Thank you to Macmillan Publishers for sending me a copy of Hell Bent in exchange for an honest review. Since this is the second book in the Alex Stern series, beware of spoilers for Ninth House!

Alex Stern is back at Yale and ready to break Darlington out of hell. When the powers-that-be forbid them from attempting a rescue, Alex and Dawes must figure out a plan without any help. After finding a reference to a pathway called the Gauntlet that can open a portal to hell, they assemble a team of murderers for a dangerous ritual. In the meantime, Yale faculty begins to die off and a figure from Alex’s past reemerges. If everyone is going to make it out alive, she’ll have to reckon with more darkness than she’s ever seen.

After 2019’s Ninth House took everyone by storm and ended on a major cliffhanger, Leigh Bardugo had a lot of work to do in her follow-up. Thankfully, Hell Bent is full of everything she does best. Grisly magic, fantastic characters and a breathless plot combine into an excellent sequel.

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Like she did in Ninth House, Alex starts out Hell Bent way over her head. Newly promoted to Virgil, head of Lethe, she must keep the other societies in check without Darlington’s guidance. At the same time, she’s working to get him back without the help of those who know more about magic than she does. One of her major strengths, however, is in rallying people to a cause, even if she doesn’t think of herself as a people person.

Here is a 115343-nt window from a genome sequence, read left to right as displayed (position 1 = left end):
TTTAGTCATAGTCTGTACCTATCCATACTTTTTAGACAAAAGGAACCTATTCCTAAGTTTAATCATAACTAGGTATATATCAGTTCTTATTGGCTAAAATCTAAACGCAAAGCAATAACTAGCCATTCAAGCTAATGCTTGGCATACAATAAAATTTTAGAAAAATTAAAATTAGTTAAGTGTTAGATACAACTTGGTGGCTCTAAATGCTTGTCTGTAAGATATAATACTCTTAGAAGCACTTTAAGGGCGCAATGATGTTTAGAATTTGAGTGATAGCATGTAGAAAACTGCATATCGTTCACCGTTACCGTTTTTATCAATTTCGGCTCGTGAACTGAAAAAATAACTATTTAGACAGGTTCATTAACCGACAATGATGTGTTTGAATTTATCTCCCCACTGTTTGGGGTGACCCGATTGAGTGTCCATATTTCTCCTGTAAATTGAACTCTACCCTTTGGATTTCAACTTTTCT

Alex Stern is a fighter through and through. She shakes things off that could literally kill her and will do anything for the people she cares about. I loved getting to see other people care about her too. The way she developed her connections with others in her second year at Yale felt natural and earned after the trauma they experienced together.

At the end of Ninth House, the question on everyone’s mind was whether or not Darlington would survive his trip to hell. Darlington is one of the series’ most beloved characters, and yet he barely exists on the page. We mostly get to know him in flashbacks and memories. As a result, it’s a testament to Bardugo’s skills that readers care about him as much as they do. The relationships he built in New Haven drive his rescue efforts and the plot of Hell Bent as a whole. Readers do get to know him a bit more here, albeit in a very different form. Still, I think Darlington’s return will easily satisfy.

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If you’ve been craving a return to Alex Stern’s world since October 2019, the wait is finally over. Hell Bent is gut-wrenching and chilling and well worth the wait.

Hell Bent is out now and is available for purchase through your local, independent bookstore or

TW: addiction, animal death, blood, body horror, death, demons, drug use, murder, panic attacks/disorders, racism, sexual assault/violence, suicide, violence, vomit